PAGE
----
Ok Baek, Theresa Gaffney, Kris Joshi, Dr. Barry Robson, David Rosen, Dr. Cathi Stahlbaum, Ruth Taylor, Pnina Vortman. Executive Brief: Personalized Healthcare 2010. IBM Business Consulting Services. Jan 2004.
"During the past decade, life sciences and information technology began to converge, resulting in significant and life-impacting research – the result with perhaps the highest impact to date being the sequencing of the human genome and its influence on how clinical researchers now investigate methods and molecules that could improve the human condition. Knowledge gained through human genome sequencing is driving recent achievements in genomic, proteomic, molecular biology and bioinformatics. As this decade progresses, next generation medical science technology and capabilities, enabled by increasingly "smarter" information technology, will change the discovery, development and delivery of new treatments even more dramatically. For example, bio-pharmaceutical research will continue to shift from a small, molecule-centered approach to one of stronger biomedical emphasis. This shift will focus on moving from the molecular actions of small molecule compounds toward delivering biologic-based diagnostics and therapeutics. Thus, healthcare will become increasingly personalized as these biologic-based diagnostics and treatments become standard practice."
Read the whole brief (pdf).
"The National Institutes of Health (NIH) is now soliciting proposals for funding to work toward the much-vaunted $1000 genome. Earlier this month (February 12), the NIH published a request for applications (RFA) for grants to develop low-cost genome-sequencing technologies [see my post here]. Sequencing an entire mammalian-sized genome currently costs between $10 million and $50 million, but NIH hopes that this number can be reduced by four orders of magnitude over the next 10 years, with the ultimate goal being a $1000 genome."
"…While the NIH grants are substantial, [Washington University geneticist Elaine] Mardis questions how helpful they will be, considering the enormous expense involved in technology development. “Wouldn’t it be better [for companies] to go out and get venture capital funding?” she said. “Isn’t there already a commercial incentive here, if they have the technology?” Instead, she sees the NIH funding as a catalyst: “The real intent [of these grants] is to drive the work on this type of project.”
Maria Anderson, NIH offers $1000 genome grant. The Scientist. Feb 23 2004.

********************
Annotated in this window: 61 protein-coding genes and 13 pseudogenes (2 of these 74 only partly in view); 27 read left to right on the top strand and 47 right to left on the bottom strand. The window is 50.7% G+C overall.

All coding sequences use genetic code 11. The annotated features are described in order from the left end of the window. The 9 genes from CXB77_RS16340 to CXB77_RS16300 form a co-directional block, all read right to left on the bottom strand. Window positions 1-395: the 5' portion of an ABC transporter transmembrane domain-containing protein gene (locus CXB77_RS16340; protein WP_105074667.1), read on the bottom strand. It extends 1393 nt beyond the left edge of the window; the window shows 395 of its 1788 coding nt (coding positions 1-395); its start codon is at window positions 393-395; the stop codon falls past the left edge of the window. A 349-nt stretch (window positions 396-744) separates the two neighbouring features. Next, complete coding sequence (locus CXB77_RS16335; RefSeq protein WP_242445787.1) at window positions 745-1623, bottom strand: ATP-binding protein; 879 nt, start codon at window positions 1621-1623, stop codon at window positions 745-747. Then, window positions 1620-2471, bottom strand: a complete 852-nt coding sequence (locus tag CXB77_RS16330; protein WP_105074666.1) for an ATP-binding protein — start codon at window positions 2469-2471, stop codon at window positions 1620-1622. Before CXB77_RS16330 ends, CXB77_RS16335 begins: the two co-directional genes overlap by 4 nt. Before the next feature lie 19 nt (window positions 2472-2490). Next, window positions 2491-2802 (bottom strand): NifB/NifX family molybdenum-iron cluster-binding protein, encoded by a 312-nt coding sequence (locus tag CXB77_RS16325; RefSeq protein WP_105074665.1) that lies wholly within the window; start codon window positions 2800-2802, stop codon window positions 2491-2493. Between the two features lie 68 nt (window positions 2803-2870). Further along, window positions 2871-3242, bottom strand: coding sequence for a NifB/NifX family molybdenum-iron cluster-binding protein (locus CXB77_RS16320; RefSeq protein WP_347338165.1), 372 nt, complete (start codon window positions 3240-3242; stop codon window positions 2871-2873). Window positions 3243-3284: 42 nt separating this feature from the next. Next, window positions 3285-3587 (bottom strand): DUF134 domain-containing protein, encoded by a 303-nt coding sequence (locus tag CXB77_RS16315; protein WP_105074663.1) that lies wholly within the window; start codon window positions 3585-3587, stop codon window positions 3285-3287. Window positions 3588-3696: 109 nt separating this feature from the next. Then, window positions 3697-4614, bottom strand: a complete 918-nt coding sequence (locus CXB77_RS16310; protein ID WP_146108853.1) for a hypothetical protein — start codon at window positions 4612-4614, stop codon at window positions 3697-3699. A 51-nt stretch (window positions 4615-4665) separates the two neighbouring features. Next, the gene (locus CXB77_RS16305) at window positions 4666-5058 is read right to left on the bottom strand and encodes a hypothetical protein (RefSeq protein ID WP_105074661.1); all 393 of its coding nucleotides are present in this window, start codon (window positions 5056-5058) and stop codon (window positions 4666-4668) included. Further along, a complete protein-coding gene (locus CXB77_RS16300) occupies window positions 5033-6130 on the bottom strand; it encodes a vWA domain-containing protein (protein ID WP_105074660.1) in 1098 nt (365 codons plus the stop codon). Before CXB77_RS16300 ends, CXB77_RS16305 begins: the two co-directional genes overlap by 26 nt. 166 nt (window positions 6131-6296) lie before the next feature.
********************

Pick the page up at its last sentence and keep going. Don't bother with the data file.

"Ideally, a patient with an incurable, life-threatening disease such as diabetes would take critical medical measurements at home each day, and immediately get advice from his or her doctor. While that remains impractical, new hope is on the horizon for digital monitoring systems that will help to fill this yawning gap—and to provide clues to each patient’s treatment that no doctor could ever gather manually. This summer, Joslin will partner with Boston startup InterMed Advisors on a trial of one such alternative—a soup-to-nuts home monitoring system for diabetes patients. The InterMed project will combine patient education, daily in-home monitoring of blood glucose levels, and advanced analysis of the wealth of resulting data. It will also alert clinical staff as needed, and provide patients with daily, individualized feedback."
Eric Bender, Your Daily Digital Doctor, Technology Review, Feb 20 2004.
"Barcodes of Life…Championed by Professor Paul Hebert at the University of Guelph in Canada, Mark Stoeckle at Rockefeller University, and others, this approach would identify short strands of DNA which uniquely identify a specific species, much like UPC codes on consumer products. Importantly, it would take human judgement completely out of the picture - these researchers envision a system where a field biologist could pick a leaf, clip a tuft of fur, or otherwise collect a small DNA sample from a single organism, put it into an Internet-enabled gene sequencer wirelessly connected to a "Google for Lifeforms", and identify the organism instantaneously." (Thanks to Andrew Zolli over at Z + Partners)
“I look forward to such an organization of the literary records of medicine that a puzzled worker in any part of the civilized world shall in an hour be able to gain the knowledge pertaining to a subject of the experience of every other man in the world.” —George Gould, first president of the Association of Medical Librarians (now the Medical Library Association), May 1898.